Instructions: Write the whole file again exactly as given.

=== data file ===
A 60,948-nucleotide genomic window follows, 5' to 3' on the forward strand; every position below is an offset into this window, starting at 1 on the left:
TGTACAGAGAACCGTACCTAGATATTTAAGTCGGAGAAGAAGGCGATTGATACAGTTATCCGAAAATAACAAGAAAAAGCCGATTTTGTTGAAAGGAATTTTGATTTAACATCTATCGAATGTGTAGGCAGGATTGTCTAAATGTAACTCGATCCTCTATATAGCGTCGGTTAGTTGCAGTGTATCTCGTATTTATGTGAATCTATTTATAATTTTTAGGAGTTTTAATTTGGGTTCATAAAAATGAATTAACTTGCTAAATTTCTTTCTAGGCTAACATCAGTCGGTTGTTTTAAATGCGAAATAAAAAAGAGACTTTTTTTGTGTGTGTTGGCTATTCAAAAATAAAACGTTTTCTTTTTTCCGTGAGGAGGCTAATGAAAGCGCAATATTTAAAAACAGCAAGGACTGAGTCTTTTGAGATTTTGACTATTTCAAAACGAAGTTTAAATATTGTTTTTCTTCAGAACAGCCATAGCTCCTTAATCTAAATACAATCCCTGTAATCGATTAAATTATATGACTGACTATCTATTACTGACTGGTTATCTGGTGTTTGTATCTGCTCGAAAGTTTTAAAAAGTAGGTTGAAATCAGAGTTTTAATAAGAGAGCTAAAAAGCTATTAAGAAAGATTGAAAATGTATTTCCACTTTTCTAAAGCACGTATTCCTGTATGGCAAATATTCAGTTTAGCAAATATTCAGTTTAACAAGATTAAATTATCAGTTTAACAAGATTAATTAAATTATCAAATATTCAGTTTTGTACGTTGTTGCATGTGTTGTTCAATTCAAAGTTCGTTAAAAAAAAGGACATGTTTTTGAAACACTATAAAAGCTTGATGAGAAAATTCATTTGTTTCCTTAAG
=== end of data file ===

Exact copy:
A 60,948-nucleotide genomic window follows, 5' to 3' on the forward strand; every position below is an offset into this window, starting at 1 on the left:
TGTACAGAGAACCGTACCTAGATATTTAAGTCGGAGAAGAAGGCGATTGATACAGTTATCCGAAAATAACAAGAAAAAGCCGATTTTGTTGAAAGGAATTTTGATTTAACATCTATCGAATGTGTAGGCAGGATTGTCTAAATGTAACTCGATCCTCTATATAGCGTCGGTTAGTTGCAGTGTATCTCGTATTTATGTGAATCTATTTATAATTTTTAGGAGTTTTAATTTGGGTTCATAAAAATGAATTAACTTGCTAAATTTCTTTCTAGGCTAACATCAGTCGGTTGTTTTAAATGCGAAATAAAAAAGAGACTTTTTTTGTGTGTGTTGGCTATTCAAAAATAAAACGTTTTCTTTTTTCCGTGAGGAGGCTAATGAAAGCGCAATATTTAAAAACAGCAAGGACTGAGTCTTTTGAGATTTTGACTATTTCAAAACGAAGTTTAAATATTGTTTTTCTTCAGAACAGCCATAGCTCCTTAATCTAAATACAATCCCTGTAATCGATTAAATTATATGACTGACTATCTATTACTGACTGGTTATCTGGTGTTTGTATCTGCTCGAAAGTTTTAAAAAGTAGGTTGAAATCAGAGTTTTAATAAGAGAGCTAAAAAGCTATTAAGAAAGATTGAAAATGTATTTCCACTTTTCTAAAGCACGTATTCCTGTATGGCAAATATTCAGTTTAGCAAATATTCAGTTTAACAAGATTAAATTATCAGTTTAACAAGATTAATTAAATTATCAAATATTCAGTTTTGTACGTTGTTGCATGTGTTGTTCAATTCAAAGTTCGTTAAAAAAAAGGACATGTTTTTGAAACACTATAAAAGCTTGATGAGAAAATTCATTTGTTTCCTTAAG